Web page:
the Gathas, but imperfectly. The last strophe of verse 7 as well as
all of verses 8 and 9 are incorporated into the Kusti ritual.
Yasna 13-18 are comparable to
Yasna 1-8 in that they too are a
collection of invocations to the divinities. Chapters 14-18 serve as
an introduction to the Staota Yesniia of
Yasna 19-59. The first 10
Yasna 17, "to the fires, waters, plants", is almost
Yasna 19-21, the Bhagan Yasht, are commentaries on the three 'high
Yasna 22-26 is another set of invocations to the divinities.
Yasna 27 has the prayers referred to by
Yasna 19-21. These are:
Ahuna Vairya invocation (also known as the Yatha Ahu Vairyo), the
most sacred of all Zoroastrian prayers.
The Ashem Vohu
The Yenghe hatam
Yasna 28.1, Ahunavaiti
Gatha (Bodleian MS J2)
Yasna 28-53 include the (linguistically) oldest texts of the
Zoroastrian canon. 17 of the 26 chapters make up the Gathas, the most
sacred hymns of
Zoroastrianism and thought to have been composed by
Zoroaster himself. The
Gathas are in verse. These are structurally
interrupted by a) the
Yasna Haptanghaiti ("seven-chapter Yasna",
#35-41), which is as old as the
Gathas but in prose, b) two short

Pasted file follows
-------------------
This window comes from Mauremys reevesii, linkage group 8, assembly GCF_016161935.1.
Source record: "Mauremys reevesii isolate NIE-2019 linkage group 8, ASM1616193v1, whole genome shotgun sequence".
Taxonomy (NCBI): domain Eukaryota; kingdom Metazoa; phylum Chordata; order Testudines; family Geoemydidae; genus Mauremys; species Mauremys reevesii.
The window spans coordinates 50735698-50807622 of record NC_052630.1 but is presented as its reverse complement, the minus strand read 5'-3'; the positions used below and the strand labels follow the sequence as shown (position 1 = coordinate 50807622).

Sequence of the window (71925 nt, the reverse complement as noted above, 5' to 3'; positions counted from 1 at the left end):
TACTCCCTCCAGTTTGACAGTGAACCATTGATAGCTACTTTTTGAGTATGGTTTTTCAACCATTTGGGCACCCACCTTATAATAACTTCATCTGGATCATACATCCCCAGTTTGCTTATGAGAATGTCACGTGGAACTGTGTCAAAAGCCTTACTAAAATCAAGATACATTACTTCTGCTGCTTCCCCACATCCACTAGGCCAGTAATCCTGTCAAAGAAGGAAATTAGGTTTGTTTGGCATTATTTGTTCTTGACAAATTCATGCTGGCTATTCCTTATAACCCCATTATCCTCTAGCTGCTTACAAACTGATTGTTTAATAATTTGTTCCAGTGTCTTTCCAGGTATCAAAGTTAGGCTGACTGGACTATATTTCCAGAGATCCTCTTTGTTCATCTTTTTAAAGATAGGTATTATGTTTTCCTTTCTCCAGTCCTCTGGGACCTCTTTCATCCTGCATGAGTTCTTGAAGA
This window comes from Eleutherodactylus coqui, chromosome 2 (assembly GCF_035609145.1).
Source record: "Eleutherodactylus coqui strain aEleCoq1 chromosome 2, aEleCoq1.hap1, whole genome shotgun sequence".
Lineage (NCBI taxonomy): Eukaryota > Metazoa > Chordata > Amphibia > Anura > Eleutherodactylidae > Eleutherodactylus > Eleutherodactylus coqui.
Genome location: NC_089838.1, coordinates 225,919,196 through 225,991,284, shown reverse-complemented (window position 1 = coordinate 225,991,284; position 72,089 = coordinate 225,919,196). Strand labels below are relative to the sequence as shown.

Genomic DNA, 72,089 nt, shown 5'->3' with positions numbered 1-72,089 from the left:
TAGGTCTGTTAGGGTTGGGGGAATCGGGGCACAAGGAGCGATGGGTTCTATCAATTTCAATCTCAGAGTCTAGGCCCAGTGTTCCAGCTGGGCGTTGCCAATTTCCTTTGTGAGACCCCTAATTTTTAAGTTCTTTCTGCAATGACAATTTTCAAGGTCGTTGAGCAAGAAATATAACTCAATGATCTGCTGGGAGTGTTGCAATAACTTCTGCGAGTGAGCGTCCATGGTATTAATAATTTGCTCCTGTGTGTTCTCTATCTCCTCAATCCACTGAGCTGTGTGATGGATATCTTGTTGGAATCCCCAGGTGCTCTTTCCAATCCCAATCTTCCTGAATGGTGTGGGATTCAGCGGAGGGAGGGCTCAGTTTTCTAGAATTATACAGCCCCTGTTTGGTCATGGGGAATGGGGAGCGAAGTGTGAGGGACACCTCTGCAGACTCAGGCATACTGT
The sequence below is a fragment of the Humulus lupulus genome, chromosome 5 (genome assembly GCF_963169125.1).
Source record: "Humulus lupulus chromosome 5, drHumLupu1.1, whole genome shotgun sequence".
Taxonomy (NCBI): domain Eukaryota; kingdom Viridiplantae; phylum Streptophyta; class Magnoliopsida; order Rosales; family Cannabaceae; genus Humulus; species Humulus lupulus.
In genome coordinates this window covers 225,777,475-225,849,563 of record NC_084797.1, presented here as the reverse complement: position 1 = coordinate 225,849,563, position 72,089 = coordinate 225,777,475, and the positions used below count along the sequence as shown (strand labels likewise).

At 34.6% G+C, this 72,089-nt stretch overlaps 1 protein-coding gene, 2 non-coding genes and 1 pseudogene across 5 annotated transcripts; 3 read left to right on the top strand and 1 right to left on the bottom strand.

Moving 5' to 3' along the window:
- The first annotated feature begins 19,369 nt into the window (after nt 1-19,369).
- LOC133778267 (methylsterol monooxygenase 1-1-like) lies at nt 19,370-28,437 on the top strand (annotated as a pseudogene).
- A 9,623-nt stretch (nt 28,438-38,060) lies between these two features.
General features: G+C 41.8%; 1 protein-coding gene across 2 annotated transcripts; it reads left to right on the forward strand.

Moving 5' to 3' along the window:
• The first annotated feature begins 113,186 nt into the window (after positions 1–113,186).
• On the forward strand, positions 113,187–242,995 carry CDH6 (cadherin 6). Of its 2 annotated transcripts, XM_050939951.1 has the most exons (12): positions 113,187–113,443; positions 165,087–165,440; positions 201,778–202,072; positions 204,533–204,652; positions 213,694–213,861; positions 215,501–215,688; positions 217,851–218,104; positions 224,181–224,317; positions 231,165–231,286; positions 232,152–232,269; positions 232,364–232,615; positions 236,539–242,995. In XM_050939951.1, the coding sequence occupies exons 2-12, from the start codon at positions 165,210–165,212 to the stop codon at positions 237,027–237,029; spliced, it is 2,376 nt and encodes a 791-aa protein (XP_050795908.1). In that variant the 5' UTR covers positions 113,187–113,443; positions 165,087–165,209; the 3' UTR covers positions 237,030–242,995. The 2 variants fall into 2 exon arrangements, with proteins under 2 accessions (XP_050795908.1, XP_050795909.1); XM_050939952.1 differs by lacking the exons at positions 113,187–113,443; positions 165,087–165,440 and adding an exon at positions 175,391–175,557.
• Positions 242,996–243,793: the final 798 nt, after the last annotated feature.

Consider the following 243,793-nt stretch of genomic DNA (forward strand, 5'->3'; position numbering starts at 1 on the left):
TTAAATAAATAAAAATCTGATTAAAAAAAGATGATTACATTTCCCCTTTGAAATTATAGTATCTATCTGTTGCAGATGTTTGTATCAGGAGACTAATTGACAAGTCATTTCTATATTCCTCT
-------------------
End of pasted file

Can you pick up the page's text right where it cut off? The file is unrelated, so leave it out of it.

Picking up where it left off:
chapters (#42 and #52) that are not as old as the
Gathas and Yasna
Yasna 28-34: Ahunavaiti Gatha
Yasna Haptanghaiti, the "seven-chapter Yasna", also in
Avestan but in prose.
Yasna 42: a 4 verse chapter invoking the elements.
Yasna 43-46: Ushtavait Gatha
Yasna 47-50: Spenta Mainyu Gatha
Yasna 51: Vohu Khshathra Gatha
Yasna 52: an 8 verse hymn to Ashi. Verses 52.5 - 52.8, in Younger
Avestan, are a duplicate of
Yasna 8.5 - 8.8.
Yasna 53: Vahishto Ishti Gatha
Yasna 54 has the text of the a airiiema ishiio, a prayer referred to
Yasna 55 is a praise to the
Gathas and the Staota Yesniia.
Yasna 56 is again an invocation to the divinities, appealing for their
Yasna 57 is the
Sarosh Yasht, the hymn to the divinity of religious
discipline. It is closely related to, and appears to have sections
Yasht 10, the hymn to Mithra.
Yasna 58 is again a "hidden" Yasht, here to the genius of prayer (cf.